Joel Cohen's Question:

Ostensibly seeking to do no intentional harm, but nonetheless breaking G‑d's dictate, Aaron's sons, Nadab and Abihu, took a fire pan and placed incense upon it and they brought "an alien flame" as G‑d had not commanded. Fire came forth and consumed them; and in an instant they died. Moses came to his brother Aaron and said, "Of this did G‑d speak, saying: I will be sanctified by those who are nearest Me, thus I will be honored before the entire people." And Aaron, the verse says, was silent.

What could Moses have possibly meant or intended by his comment? In the cold night of Aaron's despair, having disastrously lost his two sons, Moses offered a platitude—when, given his unimaginable loss, Aaron needed comfort. Moses could have told Aaron that Aaron's loss was his loss too, offering comfort that he too suffered greatly in the loss. Moses could have said that "Your sons are in a better place in the presence of G‑d—and their punishment will enable us all able to lead a less sinful life." And if really going for the gusto, Moses could have said, "Your sons have preceded you to prepare your place in heaven, making better your transition—for surely heaven will be your resting place too, when your time comes." But no, Moses offered a trite remark.

Couldn't Moses have used this tragic moment to teach the Children of Israel how to better comfort those who suffer from personal tragedy? Or was Moses simply a Lawgiver; the Law was violated and G‑d, as always, needed to be honored above all else? To put it otherwise, was Aaron silent, or was he instead astounded, "silenced," by what Moses offered him that most horrible day in his life?

Rabbi Adam Mintz Responds:

Joel, I am surprised that you are so startled by Moses' words of comfort to Aaron. Aaron's two sons had just perished while they were serving in the Tabernacle. What a terrible way to die—how could Aaron have seen it as anything other than a rejection by G‑d of his sons' actions? Their service was not accepted, rather rejected by G‑d and the cause of their demise.

So, with that introduction, we can begin to understand Moses' words of comfort. At a time when words cannot possibly provide a true sense of consolation, Moses attempts to put the episode in a context that Aaron can both understand and one in which he will not consider his sons as sinners. You see, there's a popular belief that "good things happen to good people and bad things happen to bad people." So, if the sons of Aaron died, they must be bad people! No, says Moses, G‑d sanctifies Himself with those who are closest to Him. Nadab and Abihu were not bad people—they were actually those "who were closest to G‑d." Aaron was not consoled, and his silence reflects his inability to grasp the moment and deal with the moment. Yet, the reassurances from G‑d's servant Moses that his sons were not sinners but were those who were close to G‑d must have made Aaron feel better.

We don't have the ability when paying a shiva visit to offer insight into G‑d's relationship with the deceased. Aaron was fortunate that his brother's shiva visit included a reassurance from G‑d about the righteousness of his sons. Maybe Aaron's silence was his way of thanking his brother for those words of comfort.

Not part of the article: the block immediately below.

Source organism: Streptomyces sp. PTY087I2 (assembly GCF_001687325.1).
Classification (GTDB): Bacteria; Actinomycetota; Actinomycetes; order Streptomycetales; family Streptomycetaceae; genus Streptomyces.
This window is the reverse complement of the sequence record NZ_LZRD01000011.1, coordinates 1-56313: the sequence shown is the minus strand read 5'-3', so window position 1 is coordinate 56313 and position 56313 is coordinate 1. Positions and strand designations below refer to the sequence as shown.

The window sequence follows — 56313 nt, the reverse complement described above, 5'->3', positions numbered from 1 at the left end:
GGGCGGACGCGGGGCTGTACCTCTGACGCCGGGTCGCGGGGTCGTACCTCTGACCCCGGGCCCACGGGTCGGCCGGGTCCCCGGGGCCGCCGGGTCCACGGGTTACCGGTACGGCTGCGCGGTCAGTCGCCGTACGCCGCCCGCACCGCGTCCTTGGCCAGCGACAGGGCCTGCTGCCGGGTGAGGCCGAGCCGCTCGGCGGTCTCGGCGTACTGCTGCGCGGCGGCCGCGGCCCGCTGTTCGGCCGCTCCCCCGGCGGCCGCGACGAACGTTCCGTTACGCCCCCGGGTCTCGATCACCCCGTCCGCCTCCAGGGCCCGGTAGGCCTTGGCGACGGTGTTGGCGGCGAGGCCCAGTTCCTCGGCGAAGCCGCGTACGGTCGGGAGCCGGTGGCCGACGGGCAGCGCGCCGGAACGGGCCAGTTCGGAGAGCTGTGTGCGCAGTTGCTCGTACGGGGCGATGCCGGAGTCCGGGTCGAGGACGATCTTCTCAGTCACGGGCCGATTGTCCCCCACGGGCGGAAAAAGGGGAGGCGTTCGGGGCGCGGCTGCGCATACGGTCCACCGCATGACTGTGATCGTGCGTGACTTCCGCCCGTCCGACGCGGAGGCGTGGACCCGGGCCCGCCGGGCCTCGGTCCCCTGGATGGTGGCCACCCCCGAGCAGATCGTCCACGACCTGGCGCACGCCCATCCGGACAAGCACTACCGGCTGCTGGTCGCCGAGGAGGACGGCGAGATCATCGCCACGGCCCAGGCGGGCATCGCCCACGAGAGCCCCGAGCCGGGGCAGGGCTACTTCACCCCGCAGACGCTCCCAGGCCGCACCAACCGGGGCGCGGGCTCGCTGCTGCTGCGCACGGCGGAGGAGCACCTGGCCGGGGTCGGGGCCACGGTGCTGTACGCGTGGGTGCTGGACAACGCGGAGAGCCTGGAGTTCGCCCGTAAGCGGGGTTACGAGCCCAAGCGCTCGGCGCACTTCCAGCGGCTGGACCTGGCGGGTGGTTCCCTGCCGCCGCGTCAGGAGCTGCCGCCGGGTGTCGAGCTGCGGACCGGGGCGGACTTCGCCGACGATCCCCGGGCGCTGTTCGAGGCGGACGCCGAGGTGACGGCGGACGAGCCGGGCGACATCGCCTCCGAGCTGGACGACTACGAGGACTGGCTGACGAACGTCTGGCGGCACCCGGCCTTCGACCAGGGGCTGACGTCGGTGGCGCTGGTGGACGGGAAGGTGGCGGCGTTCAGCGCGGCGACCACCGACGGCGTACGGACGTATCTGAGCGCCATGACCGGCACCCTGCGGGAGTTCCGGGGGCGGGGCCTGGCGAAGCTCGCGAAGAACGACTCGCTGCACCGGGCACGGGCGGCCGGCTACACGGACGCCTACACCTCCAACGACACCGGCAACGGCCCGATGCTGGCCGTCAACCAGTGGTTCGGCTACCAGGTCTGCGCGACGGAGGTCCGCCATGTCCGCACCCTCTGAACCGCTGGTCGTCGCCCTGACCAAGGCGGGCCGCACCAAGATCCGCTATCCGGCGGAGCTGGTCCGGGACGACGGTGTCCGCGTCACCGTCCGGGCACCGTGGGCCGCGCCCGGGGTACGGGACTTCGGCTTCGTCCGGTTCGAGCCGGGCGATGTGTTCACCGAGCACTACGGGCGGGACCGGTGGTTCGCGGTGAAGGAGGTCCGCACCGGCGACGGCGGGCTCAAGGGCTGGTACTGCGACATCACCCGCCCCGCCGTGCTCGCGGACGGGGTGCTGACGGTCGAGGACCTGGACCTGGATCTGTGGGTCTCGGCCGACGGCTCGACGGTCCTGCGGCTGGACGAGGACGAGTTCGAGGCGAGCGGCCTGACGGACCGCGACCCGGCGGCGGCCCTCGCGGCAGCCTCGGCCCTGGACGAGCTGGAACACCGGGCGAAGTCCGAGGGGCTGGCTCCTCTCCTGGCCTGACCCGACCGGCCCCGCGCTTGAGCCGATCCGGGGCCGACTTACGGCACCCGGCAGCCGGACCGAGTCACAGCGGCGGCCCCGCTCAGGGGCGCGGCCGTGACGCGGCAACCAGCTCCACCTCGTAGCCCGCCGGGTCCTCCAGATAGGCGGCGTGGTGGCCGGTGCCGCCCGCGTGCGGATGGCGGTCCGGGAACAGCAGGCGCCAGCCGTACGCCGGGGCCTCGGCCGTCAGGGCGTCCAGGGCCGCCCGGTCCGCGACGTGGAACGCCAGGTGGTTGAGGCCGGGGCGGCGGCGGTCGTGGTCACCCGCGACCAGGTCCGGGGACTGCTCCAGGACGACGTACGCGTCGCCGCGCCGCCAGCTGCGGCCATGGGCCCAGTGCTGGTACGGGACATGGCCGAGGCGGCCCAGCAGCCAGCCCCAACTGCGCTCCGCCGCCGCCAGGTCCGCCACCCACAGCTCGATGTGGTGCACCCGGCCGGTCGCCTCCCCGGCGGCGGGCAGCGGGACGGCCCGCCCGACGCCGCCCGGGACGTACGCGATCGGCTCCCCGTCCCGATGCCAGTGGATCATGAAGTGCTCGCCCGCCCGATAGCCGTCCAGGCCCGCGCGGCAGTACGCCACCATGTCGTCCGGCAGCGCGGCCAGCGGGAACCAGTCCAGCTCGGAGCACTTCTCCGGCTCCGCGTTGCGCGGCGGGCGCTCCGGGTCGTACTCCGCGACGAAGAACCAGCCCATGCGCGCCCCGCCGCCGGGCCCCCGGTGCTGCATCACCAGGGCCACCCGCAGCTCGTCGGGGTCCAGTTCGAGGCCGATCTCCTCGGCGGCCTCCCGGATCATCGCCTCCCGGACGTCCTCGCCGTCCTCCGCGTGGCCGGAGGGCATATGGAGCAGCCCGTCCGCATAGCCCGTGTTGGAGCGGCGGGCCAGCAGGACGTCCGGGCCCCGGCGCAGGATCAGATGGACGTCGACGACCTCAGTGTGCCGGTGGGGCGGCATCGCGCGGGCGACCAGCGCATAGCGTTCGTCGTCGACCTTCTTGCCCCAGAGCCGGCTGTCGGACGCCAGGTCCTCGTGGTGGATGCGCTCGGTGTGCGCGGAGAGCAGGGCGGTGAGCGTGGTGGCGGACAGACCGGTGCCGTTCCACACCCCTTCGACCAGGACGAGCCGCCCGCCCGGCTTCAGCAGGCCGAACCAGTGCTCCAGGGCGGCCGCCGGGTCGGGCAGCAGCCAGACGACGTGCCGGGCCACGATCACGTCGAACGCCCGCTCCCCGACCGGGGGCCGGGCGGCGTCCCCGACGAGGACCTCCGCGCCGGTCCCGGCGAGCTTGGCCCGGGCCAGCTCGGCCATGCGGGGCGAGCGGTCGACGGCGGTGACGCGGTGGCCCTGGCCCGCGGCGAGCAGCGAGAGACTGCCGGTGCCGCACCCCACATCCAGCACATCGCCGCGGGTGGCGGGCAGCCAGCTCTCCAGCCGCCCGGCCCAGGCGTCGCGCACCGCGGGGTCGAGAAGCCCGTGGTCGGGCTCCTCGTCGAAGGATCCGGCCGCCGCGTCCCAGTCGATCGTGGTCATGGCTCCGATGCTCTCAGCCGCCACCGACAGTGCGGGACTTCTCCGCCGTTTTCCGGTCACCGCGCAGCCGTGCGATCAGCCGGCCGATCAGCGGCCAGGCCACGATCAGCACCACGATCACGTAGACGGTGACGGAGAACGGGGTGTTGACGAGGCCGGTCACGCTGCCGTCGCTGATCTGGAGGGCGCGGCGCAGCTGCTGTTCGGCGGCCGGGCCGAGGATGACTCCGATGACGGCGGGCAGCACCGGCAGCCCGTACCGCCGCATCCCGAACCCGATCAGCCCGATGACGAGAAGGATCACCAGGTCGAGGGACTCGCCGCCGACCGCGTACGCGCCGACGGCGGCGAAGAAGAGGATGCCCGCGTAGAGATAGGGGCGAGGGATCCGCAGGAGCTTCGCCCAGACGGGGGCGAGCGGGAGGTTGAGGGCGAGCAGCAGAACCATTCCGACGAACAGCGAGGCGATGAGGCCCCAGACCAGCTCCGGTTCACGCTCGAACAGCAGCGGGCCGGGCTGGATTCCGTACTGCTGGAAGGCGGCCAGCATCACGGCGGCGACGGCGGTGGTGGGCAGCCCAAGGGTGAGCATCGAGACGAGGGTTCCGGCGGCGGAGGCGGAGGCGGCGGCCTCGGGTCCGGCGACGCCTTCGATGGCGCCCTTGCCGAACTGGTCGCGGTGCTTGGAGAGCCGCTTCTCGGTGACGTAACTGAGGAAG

Rabbi Eli Popack Responds:

Joel, to add to what Rabbi Mintz has said, I'd like to point out that Nadab and Abihu's act was not a necessarily a sin at all. The biblical commentator Ohr Hachaim explains that these two achieved such incredible spiritual heights, and such an acute love for their Creator, that their souls simply "kissed G‑d" and ascended to heaven to reconnect with their divine source.

In fact, their astounding greatness is alluded to in the words upon which your question centers, Moses' statement to Aaron immediately following the tragedy: "This is what G‑d spoke, saying: 'I shall be sanctified by those who are close to Me.'" Rashi, citing the Talmud and Midrash, explains the meaning behind these cryptic words:

Moses said to Aaron, "When G‑d said 'I shall be sanctified by those close to Me,' I thought it referred to me or you; now I see that they are greater than both of us."

Quite possibly Aaron was silent because he accepted his brother's view of how great his sons were, and more importantly how high a level they had achieved. Not so dissimilar from your comment that Moses could have comforted his brother by saying, "Your sons have gone to a better place."

What's the lesson in this for us?

Rabbi Israel Baal Shem Tov said: "It is only due to the Almighty's great kindness that one remains alive after prayer."

Prayer is our way of transcending the mundane-ness of life and connecting to our essence and source: spirituality and G‑dliness. When a person truly achieves this closeness – when he truly prays – he can experience an attachment to G‑d of the magnitude that "took" the souls of Nadab and Abihu.

But, here's the caveat: G‑d has enabled and requires us to incorporate such incredible experiences within our daily, physical lives.

Following the deaths of Nadab and Abihu, G‑d informs us that the fire that burned in the pans of Nadab and Abihu – a metaphor for the fire of love that was ablaze within their hearts – was an "alien flame, which G‑d had not commanded." The Rebbe explains: though the Torah does not limit the closeness to G‑d attainable by man, we are empowered to accommodate, as live human beings, the very fire that consumed the souls of Nadab and Abihu.